Transport – encouraging cycling and walking
Johnson’s Green Industrial Revolution plans to make “cycling and walking more attractive ways to travel” and to invest in zero-emission public transport.
It also aims to “supporting the difficult-to-decarbonise” aviation and maritime sectors through £research for zero-emission planes and ships”.
£20 million have been earmarked for a competition to develop clean maritime technology. No details on JetZero.
Buildings – heat pumps installed for energy efficiency
The aim here is to make buildings more energy-efficient through a £1 billion investment (€1.1 billion). The plan forecasts for the installation of 600,000 heat pumps every year by 2028.
The EU released its own Renovation Wave strategy last month. It estimated that buildings are responsible for about 40 per cent of the bloc’s total energy consumption and over a third of energy-related greenhouse gas emissions.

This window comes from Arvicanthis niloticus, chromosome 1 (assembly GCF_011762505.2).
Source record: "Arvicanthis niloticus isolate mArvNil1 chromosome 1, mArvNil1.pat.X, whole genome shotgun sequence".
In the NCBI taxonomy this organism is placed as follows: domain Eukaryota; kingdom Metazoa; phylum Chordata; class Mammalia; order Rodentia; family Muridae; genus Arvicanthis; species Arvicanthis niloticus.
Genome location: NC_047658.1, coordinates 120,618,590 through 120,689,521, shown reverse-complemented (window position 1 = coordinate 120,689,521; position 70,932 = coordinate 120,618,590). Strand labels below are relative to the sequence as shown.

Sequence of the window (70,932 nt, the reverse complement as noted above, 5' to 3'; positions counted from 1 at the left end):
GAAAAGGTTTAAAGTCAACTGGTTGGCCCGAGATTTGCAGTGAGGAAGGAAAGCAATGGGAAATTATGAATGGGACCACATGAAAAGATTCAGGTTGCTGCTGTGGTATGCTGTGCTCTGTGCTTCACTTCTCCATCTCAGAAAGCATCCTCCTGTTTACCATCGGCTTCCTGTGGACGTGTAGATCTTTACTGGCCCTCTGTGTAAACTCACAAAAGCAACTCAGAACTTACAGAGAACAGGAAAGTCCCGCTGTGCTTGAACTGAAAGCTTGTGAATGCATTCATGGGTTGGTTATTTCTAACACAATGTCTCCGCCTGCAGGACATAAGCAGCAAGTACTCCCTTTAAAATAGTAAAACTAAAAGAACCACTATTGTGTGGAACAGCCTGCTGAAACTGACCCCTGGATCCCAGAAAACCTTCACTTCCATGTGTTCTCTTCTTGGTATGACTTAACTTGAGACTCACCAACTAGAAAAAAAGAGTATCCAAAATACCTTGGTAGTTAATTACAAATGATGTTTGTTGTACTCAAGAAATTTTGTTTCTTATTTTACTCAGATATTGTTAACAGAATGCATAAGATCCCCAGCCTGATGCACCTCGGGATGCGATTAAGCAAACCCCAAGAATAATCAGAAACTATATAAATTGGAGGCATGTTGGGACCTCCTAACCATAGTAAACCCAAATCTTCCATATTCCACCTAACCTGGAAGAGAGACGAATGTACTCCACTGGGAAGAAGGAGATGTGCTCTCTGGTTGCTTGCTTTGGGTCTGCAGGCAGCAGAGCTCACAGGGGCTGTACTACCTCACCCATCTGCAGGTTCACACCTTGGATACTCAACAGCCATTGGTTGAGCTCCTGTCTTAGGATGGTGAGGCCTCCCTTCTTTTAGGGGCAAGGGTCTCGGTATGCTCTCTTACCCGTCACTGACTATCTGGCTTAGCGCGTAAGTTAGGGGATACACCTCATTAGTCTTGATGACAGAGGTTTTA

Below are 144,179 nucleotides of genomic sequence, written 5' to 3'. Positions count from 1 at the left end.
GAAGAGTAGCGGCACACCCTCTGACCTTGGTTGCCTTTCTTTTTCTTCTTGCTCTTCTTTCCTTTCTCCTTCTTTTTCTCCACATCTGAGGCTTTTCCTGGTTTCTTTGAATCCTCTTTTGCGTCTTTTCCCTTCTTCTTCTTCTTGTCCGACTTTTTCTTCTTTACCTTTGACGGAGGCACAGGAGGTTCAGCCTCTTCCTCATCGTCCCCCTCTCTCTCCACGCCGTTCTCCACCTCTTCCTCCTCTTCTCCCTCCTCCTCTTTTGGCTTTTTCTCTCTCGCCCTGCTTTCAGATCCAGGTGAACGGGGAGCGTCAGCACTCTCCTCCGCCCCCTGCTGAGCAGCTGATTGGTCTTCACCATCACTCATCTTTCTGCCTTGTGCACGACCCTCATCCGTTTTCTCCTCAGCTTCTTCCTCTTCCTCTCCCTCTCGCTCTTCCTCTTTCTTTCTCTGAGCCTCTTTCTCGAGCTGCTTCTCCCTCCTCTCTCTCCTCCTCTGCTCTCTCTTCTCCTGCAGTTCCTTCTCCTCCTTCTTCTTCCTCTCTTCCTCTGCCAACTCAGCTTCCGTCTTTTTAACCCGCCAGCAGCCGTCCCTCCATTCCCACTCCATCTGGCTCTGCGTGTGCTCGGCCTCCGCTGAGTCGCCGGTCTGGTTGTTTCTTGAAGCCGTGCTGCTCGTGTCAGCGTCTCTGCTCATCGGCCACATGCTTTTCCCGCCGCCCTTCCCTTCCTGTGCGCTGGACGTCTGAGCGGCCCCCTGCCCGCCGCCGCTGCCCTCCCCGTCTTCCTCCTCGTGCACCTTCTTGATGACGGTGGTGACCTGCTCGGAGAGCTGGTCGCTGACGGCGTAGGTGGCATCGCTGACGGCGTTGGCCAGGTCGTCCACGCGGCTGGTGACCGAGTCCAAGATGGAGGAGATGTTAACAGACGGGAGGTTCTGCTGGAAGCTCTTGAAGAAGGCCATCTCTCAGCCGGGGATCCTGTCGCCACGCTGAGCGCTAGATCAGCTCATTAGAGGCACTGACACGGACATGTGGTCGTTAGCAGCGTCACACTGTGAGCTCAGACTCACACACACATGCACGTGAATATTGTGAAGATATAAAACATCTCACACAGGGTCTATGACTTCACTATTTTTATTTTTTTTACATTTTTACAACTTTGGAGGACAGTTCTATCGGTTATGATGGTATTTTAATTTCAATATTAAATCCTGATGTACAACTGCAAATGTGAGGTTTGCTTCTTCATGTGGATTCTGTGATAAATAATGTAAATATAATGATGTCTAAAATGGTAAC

According to the Progressive Policy think tank, direct emissions from housing need to be reduced by 24 per cent by 2030 for the UK to meet its Paris Agreement commitments. It estimated that decarbonising household heating in the north of the country would require £143 billion (€160 billion).
Carbon capture – harmful emission storage
Johnson wants for the UK to become “a world-leader in technology to capture and store” harmful emissions.
Some £200 million will go towards creating two carbon capture clusters by the mid-2020s and a further two by 2030.
Nature – planting more trees